ADDIS ABABA – The government of Japan and the African Development Bank (AfDB) have announced a $5 billion financial cooperation to provide support for the private sector in Africa.
The announcement was made at the Eighth Tokyo International Conference on African Development (TICAD8) held Sunday in the Tunisian capital, Tunis.
The funds – which finance their Enhanced Private Sector Assistance for Africa 5 (EPSA-5) initiative – consist of $4 billion under the existing window and an additional up to $1 billion that will be provided under a new Special Window.
Japan is expected to establish the Special Window to support “countries that are making progress in the enhancement of debt transparency and sustainability, and other reforms”, according to the AfDB.
The bank also said agriculture and nutrition will be added as a priority area of the EPSA-5 during its three-year lifespan, starting from 2023.
This will increase the priority areas that the initiative tries to address in Africa to four, including electricity, connectivity, and health.
“Under the severe situation caused by multiple crises, enhancing resilience and promoting human security are critical components of Japan’s support for Africa,” said Dr. Akihiko Tanaka, President of Japan International Cooperation Agency (JICA).
The EPSA 5 was launched at the first TICAD conference since the COVID-19 pandemic began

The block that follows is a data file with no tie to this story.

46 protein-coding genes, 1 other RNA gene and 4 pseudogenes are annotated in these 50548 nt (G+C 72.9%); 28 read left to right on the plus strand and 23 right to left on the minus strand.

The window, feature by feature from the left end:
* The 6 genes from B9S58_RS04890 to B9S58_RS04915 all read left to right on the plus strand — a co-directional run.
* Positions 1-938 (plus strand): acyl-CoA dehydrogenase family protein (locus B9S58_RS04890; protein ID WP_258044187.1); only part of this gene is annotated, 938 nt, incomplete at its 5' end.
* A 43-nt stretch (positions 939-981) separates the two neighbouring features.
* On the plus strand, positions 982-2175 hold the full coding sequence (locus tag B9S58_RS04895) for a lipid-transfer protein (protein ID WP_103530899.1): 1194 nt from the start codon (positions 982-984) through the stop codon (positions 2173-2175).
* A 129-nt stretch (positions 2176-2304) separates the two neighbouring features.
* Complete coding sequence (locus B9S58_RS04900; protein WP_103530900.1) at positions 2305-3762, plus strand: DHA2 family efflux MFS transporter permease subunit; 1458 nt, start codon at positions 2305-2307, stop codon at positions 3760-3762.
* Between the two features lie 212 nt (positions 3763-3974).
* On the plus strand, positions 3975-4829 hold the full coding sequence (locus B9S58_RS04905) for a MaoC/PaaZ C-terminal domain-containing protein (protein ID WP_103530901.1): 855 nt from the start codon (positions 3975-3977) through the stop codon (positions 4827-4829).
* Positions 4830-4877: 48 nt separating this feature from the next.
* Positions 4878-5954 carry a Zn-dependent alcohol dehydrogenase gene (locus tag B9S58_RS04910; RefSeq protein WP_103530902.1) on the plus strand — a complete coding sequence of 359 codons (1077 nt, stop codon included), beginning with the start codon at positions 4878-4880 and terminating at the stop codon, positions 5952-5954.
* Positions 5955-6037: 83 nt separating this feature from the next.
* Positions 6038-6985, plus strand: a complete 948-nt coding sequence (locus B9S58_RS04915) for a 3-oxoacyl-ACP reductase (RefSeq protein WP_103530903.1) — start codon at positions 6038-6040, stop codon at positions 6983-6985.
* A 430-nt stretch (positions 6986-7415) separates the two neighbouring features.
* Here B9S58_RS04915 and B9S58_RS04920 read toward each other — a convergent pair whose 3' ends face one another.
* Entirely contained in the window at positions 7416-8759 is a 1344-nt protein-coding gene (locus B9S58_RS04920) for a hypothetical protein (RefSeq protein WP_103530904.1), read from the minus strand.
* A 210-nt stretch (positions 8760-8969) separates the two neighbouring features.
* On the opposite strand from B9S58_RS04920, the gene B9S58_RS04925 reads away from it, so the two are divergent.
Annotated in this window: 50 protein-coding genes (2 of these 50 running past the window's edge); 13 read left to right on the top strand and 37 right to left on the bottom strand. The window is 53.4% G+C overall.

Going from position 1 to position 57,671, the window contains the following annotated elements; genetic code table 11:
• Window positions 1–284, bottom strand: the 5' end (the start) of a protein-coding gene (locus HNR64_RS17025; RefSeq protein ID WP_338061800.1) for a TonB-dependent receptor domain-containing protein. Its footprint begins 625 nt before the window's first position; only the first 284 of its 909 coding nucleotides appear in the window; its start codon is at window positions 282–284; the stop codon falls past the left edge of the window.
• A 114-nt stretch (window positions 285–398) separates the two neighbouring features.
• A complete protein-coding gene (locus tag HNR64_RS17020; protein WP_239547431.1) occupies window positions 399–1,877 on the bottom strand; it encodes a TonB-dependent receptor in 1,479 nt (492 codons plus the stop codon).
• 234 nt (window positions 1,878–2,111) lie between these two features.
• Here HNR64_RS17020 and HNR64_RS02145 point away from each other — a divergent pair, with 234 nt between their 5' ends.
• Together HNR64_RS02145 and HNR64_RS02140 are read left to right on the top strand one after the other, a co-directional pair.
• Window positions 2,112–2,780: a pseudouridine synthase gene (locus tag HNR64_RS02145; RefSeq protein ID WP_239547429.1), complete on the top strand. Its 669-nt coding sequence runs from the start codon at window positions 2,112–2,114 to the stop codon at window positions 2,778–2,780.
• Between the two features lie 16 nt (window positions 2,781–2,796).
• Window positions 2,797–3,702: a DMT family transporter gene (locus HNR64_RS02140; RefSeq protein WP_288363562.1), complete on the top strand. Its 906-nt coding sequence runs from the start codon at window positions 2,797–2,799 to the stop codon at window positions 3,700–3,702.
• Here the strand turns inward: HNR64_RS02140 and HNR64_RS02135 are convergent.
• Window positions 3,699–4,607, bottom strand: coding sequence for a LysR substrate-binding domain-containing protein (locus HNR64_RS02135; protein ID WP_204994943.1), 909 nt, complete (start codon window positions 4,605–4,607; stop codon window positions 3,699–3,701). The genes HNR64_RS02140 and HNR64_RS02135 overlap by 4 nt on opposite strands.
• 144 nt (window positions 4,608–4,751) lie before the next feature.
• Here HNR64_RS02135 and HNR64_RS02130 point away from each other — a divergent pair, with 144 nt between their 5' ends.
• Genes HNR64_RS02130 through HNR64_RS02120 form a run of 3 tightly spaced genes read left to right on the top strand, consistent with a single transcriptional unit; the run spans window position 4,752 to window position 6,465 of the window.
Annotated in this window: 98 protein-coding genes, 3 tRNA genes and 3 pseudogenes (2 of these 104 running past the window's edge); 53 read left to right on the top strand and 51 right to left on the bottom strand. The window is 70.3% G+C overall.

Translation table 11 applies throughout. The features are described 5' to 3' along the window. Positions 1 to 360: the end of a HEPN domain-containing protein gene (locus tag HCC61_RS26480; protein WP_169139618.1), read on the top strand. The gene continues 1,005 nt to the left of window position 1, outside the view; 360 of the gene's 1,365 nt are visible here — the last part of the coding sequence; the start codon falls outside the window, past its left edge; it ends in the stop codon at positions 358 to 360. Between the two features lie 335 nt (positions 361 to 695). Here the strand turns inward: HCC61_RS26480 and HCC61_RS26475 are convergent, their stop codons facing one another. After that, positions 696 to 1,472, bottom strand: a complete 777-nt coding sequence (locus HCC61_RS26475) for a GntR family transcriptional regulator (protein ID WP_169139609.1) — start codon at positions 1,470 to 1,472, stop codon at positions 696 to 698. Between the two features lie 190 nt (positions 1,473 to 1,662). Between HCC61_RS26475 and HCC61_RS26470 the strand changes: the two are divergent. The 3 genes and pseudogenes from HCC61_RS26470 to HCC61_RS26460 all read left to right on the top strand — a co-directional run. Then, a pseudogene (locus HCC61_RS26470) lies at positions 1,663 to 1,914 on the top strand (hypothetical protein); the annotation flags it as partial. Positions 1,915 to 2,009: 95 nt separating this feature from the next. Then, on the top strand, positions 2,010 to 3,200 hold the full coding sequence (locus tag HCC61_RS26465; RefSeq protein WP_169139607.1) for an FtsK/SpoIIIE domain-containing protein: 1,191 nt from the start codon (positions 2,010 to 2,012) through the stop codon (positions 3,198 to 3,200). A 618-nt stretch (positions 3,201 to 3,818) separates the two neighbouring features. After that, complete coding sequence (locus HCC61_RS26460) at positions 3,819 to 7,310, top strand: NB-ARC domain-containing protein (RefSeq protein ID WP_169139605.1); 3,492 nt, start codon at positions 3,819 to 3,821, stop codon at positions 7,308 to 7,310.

Under the initiative, the AfDB said Japan and the Bank will join forces to support countries that address enormous challenges, including food security, climate change, health, digitalization, and debt issues.
“Escalating climate change impacts, the Covid-19 pandemic, and the war in Ukraine mean that we must do even more than we already have done, to mobilize the private sector and create job opportunities in Africa,” said Dr. Akinwumi Adesina, the AfDB Group President.
“The newly signed initiative will positively impact millions of lives across Africa,” Adesina said.
The $5 billion is a part of a $30 billion fund that the government of Japan pledged at TICAD 8 to invest both public and private funds over the next three years in Africa.
This, Tokyo expects, will help Japan catch up with some western nations and China whose businesses have been actively investing in the continent in the recent past.
At the same time, Japan’s foreign direct investment (FDI) in Africa fell from $12bn at the end of 2013 to $5.8bn last year. That was even as FDI flows to Africa reached a record $83bn in 2021, as per AfDB.
Featured Image Caption: (from left) Japan’s Vice-Minister of Finance for International Affairs, Masato Kanda; African Development Bank President, Akinwumi Adesina; President of JICA, Akihiko TANAKA. [Photo AfDB]